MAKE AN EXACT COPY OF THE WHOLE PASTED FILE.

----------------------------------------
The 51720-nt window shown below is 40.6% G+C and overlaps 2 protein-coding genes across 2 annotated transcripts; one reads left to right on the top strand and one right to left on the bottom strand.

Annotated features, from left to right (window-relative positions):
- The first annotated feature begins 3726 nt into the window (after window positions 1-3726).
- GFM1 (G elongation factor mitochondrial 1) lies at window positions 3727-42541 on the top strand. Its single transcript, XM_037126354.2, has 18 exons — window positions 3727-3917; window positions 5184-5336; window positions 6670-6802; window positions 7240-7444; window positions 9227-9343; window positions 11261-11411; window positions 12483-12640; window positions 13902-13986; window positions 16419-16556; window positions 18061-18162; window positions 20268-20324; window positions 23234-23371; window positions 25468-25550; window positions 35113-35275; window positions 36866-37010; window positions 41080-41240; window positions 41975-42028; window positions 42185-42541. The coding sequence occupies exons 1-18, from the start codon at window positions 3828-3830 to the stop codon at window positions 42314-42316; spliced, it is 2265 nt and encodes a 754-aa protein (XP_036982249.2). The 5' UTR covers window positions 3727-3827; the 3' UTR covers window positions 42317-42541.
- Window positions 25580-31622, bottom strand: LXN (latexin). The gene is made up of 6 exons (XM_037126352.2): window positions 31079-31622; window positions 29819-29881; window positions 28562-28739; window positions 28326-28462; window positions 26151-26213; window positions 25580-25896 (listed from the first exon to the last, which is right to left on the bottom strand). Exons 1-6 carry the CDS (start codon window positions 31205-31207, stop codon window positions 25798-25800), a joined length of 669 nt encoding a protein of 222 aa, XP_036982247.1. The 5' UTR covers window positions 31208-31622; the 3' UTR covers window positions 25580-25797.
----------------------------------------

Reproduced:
The 51720-nt window shown below is 40.6% G+C and overlaps 2 protein-coding genes across 2 annotated transcripts; one reads left to right on the top strand and one right to left on the bottom strand.

Annotated features, from left to right (window-relative positions):
- The first annotated feature begins 3726 nt into the window (after window positions 1-3726).
- GFM1 (G elongation factor mitochondrial 1) lies at window positions 3727-42541 on the top strand. Its single transcript, XM_037126354.2, has 18 exons — window positions 3727-3917; window positions 5184-5336; window positions 6670-6802; window positions 7240-7444; window positions 9227-9343; window positions 11261-11411; window positions 12483-12640; window positions 13902-13986; window positions 16419-16556; window positions 18061-18162; window positions 20268-20324; window positions 23234-23371; window positions 25468-25550; window positions 35113-35275; window positions 36866-37010; window positions 41080-41240; window positions 41975-42028; window positions 42185-42541. The coding sequence occupies exons 1-18, from the start codon at window positions 3828-3830 to the stop codon at window positions 42314-42316; spliced, it is 2265 nt and encodes a 754-aa protein (XP_036982249.2). The 5' UTR covers window positions 3727-3827; the 3' UTR covers window positions 42317-42541.
- Window positions 25580-31622, bottom strand: LXN (latexin). The gene is made up of 6 exons (XM_037126352.2): window positions 31079-31622; window positions 29819-29881; window positions 28562-28739; window positions 28326-28462; window positions 26151-26213; window positions 25580-25896 (listed from the first exon to the last, which is right to left on the bottom strand). Exons 1-6 carry the CDS (start codon window positions 31205-31207, stop codon window positions 25798-25800), a joined length of 669 nt encoding a protein of 222 aa, XP_036982247.1. The 5' UTR covers window positions 31208-31622; the 3' UTR covers window positions 25580-25797.